Hong Kong’s Cathay Pacific reported an annual loss of HK$6.55 billion (US$834.4 million) for the 12 months ended 31 December, wider than the previous year’s loss but near the bottom of its January forecast for a loss of between HK$6.4 billion and HK$7 billion.
“We were very encouraged to see a bright light at the end of the tunnel in the second half of 2022, and the positive momentum has continued into 2023,” Chief Executive Officer Ronald Lam said in a statement. “After three brutal years of the COVID-19 pandemic, we have finally entered into a new exciting phase, in which we will rebuild Cathay Pacific for Hong Kong.”
Cathay said it was operating about one-third of pre-pandemic passenger flight capacity by December and ended the year operating passenger flights to 58 destinations, double the 29 destinations the airline flew to in January 2022.
It would operate at about 70 percent of its pre-pandemic passenger flight capacity by the end of 2023, with an aim to return to pre-pandemic levels by the end of 2024. It was operating about two-thirds of pre-pandemic cargo flight capacity levels by the end of 2022.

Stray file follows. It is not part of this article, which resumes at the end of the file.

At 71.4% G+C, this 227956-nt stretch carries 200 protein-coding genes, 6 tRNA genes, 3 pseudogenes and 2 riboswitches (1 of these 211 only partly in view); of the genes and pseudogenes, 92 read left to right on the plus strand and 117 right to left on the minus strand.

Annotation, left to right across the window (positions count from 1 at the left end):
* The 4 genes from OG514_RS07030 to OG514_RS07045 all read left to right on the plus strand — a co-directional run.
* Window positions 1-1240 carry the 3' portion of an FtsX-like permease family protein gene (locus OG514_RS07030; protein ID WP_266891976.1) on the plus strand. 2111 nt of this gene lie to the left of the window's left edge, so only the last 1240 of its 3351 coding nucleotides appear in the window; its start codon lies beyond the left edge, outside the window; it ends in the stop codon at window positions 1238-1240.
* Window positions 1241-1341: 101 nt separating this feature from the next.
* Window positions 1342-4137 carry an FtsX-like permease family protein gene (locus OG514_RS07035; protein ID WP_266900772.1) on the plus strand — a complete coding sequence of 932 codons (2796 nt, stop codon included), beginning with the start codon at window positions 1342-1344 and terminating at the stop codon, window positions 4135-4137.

Cathay Chairman Patrick Healy said: “We are rebuilding a new Cathay Pacific that Hong Kong can be proud of. We have a crystal-clear strategy underpinned by our four lines of business – Premium Travel, Low-Cost Travel, Cargo and Lifestyle – that we are confident will deliver long-term success. To achieve this, we are focused on reconnecting. This means reconnecting Cathay Pacific with Hong Kong, the Greater Bay Area and the Chinese Mainland, as well as reconnecting our home city with the world.
Hong Kong has an important role to play in the overall development of the country. The National 14th Five-Year Plan reinforces the importance of strengthening the Hong Kong international aviation hub. We are excited by the increased capacity and the enhanced capabilities that the Three-Runway System at Hong Kong International Airport will provide, once it is completed at the end of next year,” Healy said.
“Moreover, as Hong Kong becomes increasingly integrated into the vibrant GBA economy, we will provide a wide range of intermodal cross-boundary transportation options to enable customers travelling to and from the GBA to seamlessly connect to their Cathay Pacific flights in Hong Kong,” Healy added. “By the end of March, as a Group, we will be operating approximately 50% of pre-pandemic passenger flight capacity and serving more than 70 destinations. This will increase to 70 percent of pre-pandemic levels by the end of 2023, covering more than 80 destinations. And we aim to restore capacity fully to pre-pandemic levels by the end of 2024. We will also return to 85 percent of our pre-pandemic cargo flight capacity by the end of this year.”